WASHINGTON — China’s ongoing annual “two sessions” signal that policymakers will make greater efforts this year to stabilize growth and advance supply-side reforms in the world’s second-largest economy, US experts say.
China set this year’s growth target in the range of 6.5 to 7 percent, following 6.9-percent economic growth in 2015, according to a government work report delivered by Premier Li Keqiang at the sessions of the National People’s Congress and the Chinese People’s Political Consultative Conference National Committee, briefly called “two sessions.”
This year’s target is aligned with China’s goal of completing the building of a moderately prosperous society in all respects, and takes into consideration the need to advance structural reform, Premier Li said.
It also marked the first time in two decades that China adopted a range for its growth target rather than a specific number.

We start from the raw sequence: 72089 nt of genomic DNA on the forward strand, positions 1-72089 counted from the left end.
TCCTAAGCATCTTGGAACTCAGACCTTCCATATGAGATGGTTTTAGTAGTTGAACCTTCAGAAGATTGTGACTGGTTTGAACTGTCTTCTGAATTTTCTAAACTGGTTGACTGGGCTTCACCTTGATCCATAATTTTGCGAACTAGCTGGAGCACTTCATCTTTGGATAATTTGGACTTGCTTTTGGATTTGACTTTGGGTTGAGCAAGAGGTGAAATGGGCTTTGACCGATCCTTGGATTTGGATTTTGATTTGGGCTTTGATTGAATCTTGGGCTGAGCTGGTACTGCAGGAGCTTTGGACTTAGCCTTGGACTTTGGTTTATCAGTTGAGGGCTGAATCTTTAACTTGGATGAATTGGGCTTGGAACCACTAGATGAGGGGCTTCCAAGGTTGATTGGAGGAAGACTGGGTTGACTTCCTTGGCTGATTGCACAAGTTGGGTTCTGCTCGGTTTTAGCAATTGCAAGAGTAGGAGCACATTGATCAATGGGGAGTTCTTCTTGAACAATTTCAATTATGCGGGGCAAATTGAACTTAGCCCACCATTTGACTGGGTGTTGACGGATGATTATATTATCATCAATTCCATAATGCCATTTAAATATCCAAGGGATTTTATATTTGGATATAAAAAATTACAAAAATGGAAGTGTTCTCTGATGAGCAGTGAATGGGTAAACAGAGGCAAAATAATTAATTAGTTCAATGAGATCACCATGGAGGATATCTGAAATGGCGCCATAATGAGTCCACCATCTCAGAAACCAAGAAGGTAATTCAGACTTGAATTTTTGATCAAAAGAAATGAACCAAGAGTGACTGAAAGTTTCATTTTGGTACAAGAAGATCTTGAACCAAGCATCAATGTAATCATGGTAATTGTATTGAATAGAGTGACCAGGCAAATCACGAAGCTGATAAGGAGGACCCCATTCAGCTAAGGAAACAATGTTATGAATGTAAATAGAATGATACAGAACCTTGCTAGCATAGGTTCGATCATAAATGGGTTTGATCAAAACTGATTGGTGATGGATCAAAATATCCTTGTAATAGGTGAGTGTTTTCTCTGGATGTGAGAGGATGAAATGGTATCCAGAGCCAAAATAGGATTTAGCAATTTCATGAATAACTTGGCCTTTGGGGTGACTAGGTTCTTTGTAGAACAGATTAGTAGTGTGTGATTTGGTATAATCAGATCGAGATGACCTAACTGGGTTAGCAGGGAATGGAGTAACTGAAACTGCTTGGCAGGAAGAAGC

This decision was “a bit of a strategic choice” made by the Chinese government, said David Dollar, a senior fellow with the Brookings Institution and a former official of the World Bank and the US Treasury Department.
“I think the government wants to signal that they believe the growth is stabilizing,” Dollar told Xinhua in a recent interview. “They’re emphasizing the growth is maybe slowing down a little bit but it’s pretty stable.”
While this range is lower than last year’s target of around 7 percent, “it still sends a strong signal to the market that the government is resolved to keep growth momentum at a rate that is above potential,” the Institute of International Finance (IIF), a global association representing about 500 financial intuitions, said in a research analysis.
Tamim Bayoumi, a senior fellow at the Peterson Institute for International Economic, said the world has to get used to China moving toward “a slower but more stable growth rate,” as the country is making the transition to “much more of a consumption-based economy” from the old growth model mainly based on investment into manufacturing and export industries.